Recent Incidents of Persecution
Karnataka, September 17 (Compass Direct News) – A mob of about 300 people attacked and torched a Christian prayer hall on Sept. 7 in Bada village, Davangere district just after prayers concluded at about 9 a.m., according to the The Hindu. The assailants broke the asbestos ceiling and windows and set fire to material inside, including Bibles, a cross and a pulpit, the daily reported. A pastor identified only as Lukas E., who was at the site of the attack, described the attackers as “locals” but refused to name them. Police have registered a case, though the pastor said he did not wish to file charges against anyone because they were his “own people.” Villagers who accused the pastor of “converting the locals” by luring them with gifts and by “demeaning Hindu gods and religious customs” told the newspaper that the attack was “spontaneous.” A police official told Compass that 10 persons have been taken into custody. The incident occurred even as prohibitory orders were in force for an area within a 200-meter radius of three other prayer halls in Davangere town, which have been under attack since mid-August. The Hindu nationalist Hindu Jagarana Vedike had threatened to forcibly close down these “unauthorized places” if the district administration did not do so by Sept. 6, stated the daily.
Karnataka – Police on Sept. 6 arrested a pastor in Terekere, Chikmagalur district. Dr. Sajan K. George, national president of the Global Council of Indian Christians (GCIC) said that on Aug. 31 nearly 40 Hindutva (Hindu nationalist) extremists had disrupted Sunday worship of Emmanuel Church and threatened pastor C.S. John, warning him to hold no further Christian worship. On Sept. 6 nearly 25 intolerant Hindus came to Emmanuel Church, shouting anti-Christian slogans and making false conversions allegations against Pastor John. A GCIC representative told Compass that the Hindu extremists forced Pastor John to a local police station and filed a false complaint against him for “malicious acts intended to outrage religious feelings,” and insulting a class of people’s religion or religious beliefs. With GCIC intervention, the pastor was released on bail on Sept. 8.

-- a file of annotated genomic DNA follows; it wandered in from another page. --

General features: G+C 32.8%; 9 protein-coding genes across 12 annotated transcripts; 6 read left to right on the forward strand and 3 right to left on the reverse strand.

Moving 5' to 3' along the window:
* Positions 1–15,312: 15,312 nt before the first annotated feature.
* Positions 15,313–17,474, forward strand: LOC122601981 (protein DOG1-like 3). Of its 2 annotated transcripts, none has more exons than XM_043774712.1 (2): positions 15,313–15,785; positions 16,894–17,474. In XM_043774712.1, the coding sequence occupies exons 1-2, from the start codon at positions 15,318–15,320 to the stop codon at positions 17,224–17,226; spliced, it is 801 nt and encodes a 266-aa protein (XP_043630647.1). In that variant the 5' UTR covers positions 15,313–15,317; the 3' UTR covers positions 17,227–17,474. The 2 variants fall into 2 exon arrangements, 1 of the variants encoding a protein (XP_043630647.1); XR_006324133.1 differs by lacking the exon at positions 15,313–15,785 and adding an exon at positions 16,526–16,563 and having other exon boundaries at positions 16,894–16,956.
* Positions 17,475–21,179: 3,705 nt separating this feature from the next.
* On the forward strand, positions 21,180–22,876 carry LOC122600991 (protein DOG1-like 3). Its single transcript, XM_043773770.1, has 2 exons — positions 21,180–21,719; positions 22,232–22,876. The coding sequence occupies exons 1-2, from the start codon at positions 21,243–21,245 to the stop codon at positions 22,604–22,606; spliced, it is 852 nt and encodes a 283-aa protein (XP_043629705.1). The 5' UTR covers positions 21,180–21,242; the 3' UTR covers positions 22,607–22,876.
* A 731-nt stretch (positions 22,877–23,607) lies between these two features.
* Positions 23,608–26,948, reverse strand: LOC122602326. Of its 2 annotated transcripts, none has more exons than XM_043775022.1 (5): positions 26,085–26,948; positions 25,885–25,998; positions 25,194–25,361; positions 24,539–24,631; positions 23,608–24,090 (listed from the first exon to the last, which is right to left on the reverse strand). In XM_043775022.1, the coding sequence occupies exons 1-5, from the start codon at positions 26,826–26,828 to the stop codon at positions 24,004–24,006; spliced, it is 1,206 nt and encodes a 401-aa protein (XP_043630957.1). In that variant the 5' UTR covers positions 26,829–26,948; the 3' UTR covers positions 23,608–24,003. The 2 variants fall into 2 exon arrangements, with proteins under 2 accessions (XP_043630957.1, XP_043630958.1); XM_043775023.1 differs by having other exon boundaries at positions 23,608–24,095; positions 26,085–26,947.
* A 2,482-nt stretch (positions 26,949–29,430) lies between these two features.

Karnataka – Hindu extremists on Aug. 31 stormed Sharon Church in Holalkere block of Chitradurga district, Karnataka beat the pastor, dragged believers out of Sunday worship and forcibly applied Kumkum red circles on their foreheads. As is customary in India, police were mute spectators. The Global Council of Indian Christians (GCIC) reported that as pastor N. Kumar had finished preaching, nearly 25 intolerant Hindus led by area extremists identified only as Srinivas, Hanumantha and Basavaraj barged into the church shouting “Jai Bajrangi [Hail Lord Hanuman].” Armed with wooden clubs and saffron flags, the extremists slapped Pastor Kumar and made false accusations of forcible conversions. According to GCIC, the extremists threatened the assembly of around 35 believers that they had to convert to Hinduism or else be smacked with clubs. Grabbing him by his collar, the extremists dragged the pastor outside the church, other frightened believers were made to follow, and kumkum was applied to their foreheads. The believers were warned that they would be tonsured if they worshipped in Sharon Church again. The watching policemen then took Pastor Kumar to Hollakera police station. The GCIC brokered a compromise between the Hindu extremists and the church: Pastor Kumar did not file a complaint, and the extremists agreed not to harass the believers. Kumar was given first aid at Hollakera government hospital for a bleeding ear.